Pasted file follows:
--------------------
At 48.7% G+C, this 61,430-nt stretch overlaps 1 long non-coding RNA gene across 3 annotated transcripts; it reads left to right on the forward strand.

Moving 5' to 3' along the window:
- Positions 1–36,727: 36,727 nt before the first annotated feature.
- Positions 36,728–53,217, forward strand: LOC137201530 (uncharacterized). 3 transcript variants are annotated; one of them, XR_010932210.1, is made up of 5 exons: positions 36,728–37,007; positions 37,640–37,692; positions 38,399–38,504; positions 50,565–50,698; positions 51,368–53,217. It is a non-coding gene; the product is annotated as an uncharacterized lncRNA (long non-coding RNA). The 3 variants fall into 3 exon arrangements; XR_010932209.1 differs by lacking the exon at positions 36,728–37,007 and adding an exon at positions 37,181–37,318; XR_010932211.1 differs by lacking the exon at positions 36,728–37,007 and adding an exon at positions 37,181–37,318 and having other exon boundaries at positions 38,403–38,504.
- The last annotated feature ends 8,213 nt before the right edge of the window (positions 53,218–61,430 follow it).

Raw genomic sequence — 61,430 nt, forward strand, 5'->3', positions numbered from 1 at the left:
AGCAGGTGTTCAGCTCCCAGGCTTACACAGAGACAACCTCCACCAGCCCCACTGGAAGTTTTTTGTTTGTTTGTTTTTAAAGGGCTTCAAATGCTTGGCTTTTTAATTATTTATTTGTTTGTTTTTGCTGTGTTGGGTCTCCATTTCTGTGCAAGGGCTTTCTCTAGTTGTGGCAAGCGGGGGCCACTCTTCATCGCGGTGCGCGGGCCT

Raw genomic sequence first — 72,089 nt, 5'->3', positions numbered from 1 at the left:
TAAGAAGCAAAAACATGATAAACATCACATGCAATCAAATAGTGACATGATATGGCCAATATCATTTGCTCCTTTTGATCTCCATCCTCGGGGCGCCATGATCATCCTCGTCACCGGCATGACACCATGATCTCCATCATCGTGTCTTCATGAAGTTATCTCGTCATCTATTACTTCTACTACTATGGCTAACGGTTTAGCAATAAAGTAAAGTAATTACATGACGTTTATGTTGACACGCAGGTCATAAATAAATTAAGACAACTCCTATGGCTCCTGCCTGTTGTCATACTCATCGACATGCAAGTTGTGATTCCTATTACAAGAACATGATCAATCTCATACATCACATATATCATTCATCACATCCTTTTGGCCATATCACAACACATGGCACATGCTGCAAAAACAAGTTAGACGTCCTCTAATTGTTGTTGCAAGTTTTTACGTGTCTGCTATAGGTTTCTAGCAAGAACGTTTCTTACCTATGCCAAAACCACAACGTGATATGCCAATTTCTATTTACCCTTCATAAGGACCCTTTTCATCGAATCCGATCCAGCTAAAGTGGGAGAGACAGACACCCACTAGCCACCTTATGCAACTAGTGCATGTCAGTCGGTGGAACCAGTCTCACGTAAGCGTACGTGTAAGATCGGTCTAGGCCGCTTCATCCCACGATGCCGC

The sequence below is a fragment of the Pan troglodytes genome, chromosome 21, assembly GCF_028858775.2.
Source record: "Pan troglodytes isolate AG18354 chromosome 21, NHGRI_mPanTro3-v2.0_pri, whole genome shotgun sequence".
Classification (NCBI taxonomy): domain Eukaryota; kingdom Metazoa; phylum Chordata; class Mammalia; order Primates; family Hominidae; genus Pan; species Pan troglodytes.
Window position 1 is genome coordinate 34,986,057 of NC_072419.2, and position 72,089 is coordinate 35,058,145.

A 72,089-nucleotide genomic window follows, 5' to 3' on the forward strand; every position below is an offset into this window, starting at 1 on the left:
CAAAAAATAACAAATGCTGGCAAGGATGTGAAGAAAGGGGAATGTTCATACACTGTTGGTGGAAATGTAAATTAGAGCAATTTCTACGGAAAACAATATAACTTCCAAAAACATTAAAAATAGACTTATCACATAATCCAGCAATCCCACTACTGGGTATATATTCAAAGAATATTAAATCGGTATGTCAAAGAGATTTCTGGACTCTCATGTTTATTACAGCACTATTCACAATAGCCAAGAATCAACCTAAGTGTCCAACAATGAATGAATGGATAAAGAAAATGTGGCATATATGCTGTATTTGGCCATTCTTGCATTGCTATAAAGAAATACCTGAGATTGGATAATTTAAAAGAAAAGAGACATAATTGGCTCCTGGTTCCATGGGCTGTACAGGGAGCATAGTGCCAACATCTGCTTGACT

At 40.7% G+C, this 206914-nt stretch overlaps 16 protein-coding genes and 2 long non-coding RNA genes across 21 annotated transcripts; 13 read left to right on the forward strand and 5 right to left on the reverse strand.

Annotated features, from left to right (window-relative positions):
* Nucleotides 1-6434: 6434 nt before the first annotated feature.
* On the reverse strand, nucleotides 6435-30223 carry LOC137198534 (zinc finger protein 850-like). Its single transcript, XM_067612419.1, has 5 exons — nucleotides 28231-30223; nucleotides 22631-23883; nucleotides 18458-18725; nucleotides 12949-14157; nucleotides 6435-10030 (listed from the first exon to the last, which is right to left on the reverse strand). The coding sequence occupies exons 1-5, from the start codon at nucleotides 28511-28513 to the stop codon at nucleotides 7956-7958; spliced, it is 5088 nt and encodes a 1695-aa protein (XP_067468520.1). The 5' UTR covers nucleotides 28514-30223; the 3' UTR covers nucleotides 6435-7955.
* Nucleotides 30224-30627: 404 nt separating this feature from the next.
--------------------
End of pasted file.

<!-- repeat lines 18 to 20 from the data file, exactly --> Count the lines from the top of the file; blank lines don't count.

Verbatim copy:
* Nucleotides 1-6434: 6434 nt before the first annotated feature.
* On the reverse strand, nucleotides 6435-30223 carry LOC137198534 (zinc finger protein 850-like). Its single transcript, XM_067612419.1, has 5 exons — nucleotides 28231-30223; nucleotides 22631-23883; nucleotides 18458-18725; nucleotides 12949-14157; nucleotides 6435-10030 (listed from the first exon to the last, which is right to left on the reverse strand). The coding sequence occupies exons 1-5, from the start codon at nucleotides 28511-28513 to the stop codon at nucleotides 7956-7958; spliced, it is 5088 nt and encodes a 1695-aa protein (XP_067468520.1). The 5' UTR covers nucleotides 28514-30223; the 3' UTR covers nucleotides 6435-7955.
* Nucleotides 30224-30627: 404 nt separating this feature from the next.